Florida AG Joins Multi-State Lawsuit Against EPA's ‘Clean Water Rule’

Jul 1, 2015

Shingle Creek is the northernmost headwaters for the Everglades. The EPA says that the Clean Water Rule clarifies what qualify as protected headwaters.
Credit thalling55 / Flickr

Florida has joined a multi-state lawsuit against a new federal water-pollution rule.

Industry groups support the suit — which refers to the rule as a “significant overreach” by the Environmental Protection Agency.

Florida Attorney General Pam Bondi joined the suit this week. In a news release, Bondi calls the rule burdensome and said it would negatively affect business, governments and households across Florida. Her statements echo what Florida Agriculture Commissioner Adam Putnam warned last year before the rule went into effect.

“Folks, your front yard is mushy in North Florida right now,” Putnam said. “Should that be subject to Corps of Engineers regulation?”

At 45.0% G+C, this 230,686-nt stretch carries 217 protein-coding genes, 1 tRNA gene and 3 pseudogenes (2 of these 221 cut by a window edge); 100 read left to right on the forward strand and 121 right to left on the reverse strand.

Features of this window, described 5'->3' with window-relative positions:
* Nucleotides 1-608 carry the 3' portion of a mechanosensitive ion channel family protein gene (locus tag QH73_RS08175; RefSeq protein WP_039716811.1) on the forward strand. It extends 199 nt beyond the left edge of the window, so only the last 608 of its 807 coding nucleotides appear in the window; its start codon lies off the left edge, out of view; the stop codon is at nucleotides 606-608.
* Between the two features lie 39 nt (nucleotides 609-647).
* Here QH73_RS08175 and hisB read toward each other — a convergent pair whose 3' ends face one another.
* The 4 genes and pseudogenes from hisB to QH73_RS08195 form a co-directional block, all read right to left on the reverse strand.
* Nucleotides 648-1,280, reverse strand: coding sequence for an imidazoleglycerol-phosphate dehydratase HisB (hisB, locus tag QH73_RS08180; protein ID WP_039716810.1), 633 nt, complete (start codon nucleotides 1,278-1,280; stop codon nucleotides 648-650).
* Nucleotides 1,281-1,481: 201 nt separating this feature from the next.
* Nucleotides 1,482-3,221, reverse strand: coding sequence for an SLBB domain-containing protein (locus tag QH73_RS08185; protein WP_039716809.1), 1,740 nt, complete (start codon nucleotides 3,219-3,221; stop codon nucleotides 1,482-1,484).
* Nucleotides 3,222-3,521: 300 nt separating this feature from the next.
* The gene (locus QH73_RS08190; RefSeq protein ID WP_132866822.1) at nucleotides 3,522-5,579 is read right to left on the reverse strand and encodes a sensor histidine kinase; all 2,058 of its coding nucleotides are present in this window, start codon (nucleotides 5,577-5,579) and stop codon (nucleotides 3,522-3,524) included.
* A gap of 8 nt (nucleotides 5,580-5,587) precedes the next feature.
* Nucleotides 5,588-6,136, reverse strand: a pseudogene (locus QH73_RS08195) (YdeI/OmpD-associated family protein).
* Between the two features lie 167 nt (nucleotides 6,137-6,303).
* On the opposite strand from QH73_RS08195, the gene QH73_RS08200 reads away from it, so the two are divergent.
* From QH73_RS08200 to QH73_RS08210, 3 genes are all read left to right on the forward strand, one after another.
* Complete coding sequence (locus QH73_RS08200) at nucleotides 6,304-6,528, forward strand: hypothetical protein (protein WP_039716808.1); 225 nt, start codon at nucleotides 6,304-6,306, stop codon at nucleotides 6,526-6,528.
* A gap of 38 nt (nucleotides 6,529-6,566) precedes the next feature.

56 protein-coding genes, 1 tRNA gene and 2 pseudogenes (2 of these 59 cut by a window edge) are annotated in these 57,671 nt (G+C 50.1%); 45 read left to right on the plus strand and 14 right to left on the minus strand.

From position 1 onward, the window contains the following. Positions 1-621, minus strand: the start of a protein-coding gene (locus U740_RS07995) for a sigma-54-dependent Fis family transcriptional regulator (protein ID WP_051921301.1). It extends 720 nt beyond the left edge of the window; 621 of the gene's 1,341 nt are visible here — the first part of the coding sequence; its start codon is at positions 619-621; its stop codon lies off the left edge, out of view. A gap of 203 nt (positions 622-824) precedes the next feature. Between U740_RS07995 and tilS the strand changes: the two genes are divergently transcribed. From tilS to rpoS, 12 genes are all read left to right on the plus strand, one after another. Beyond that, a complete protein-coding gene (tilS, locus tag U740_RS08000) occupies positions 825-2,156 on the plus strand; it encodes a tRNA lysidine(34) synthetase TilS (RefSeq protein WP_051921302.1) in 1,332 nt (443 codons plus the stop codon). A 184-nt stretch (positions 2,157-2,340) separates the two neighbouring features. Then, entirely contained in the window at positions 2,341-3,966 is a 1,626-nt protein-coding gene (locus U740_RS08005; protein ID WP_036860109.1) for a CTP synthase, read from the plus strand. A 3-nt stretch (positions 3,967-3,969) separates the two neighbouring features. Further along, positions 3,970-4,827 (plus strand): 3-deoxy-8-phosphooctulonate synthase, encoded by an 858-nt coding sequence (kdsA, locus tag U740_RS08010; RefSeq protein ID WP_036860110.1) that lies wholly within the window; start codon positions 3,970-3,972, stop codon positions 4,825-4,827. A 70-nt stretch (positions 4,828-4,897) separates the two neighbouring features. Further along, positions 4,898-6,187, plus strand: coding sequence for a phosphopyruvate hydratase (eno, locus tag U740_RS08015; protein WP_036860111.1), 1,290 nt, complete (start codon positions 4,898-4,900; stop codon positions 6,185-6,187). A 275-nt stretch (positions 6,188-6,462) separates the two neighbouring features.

But Florida environmentalists say the backlash is unwarranted. And the EPA’s Ken Kopocis reacted last month.  

“Rather than creating any new permitting requirements, especially for farmers, the Clean Water Rule will provide greater clarity and certainty and does not add any economic burdens,” Kopocis said.

Federal regulators say the rule was necessary to clear up competing Supreme Court rulings about what qualify as protected headwaters. Those are areas where water starts before flowing into streams that become lakes or rivers. The lawsuit says the rule violates states’ rights to govern their own waters.

Photo credit: “Shingle Creek, Florida” by thalling55 is used under CC BY 2.0.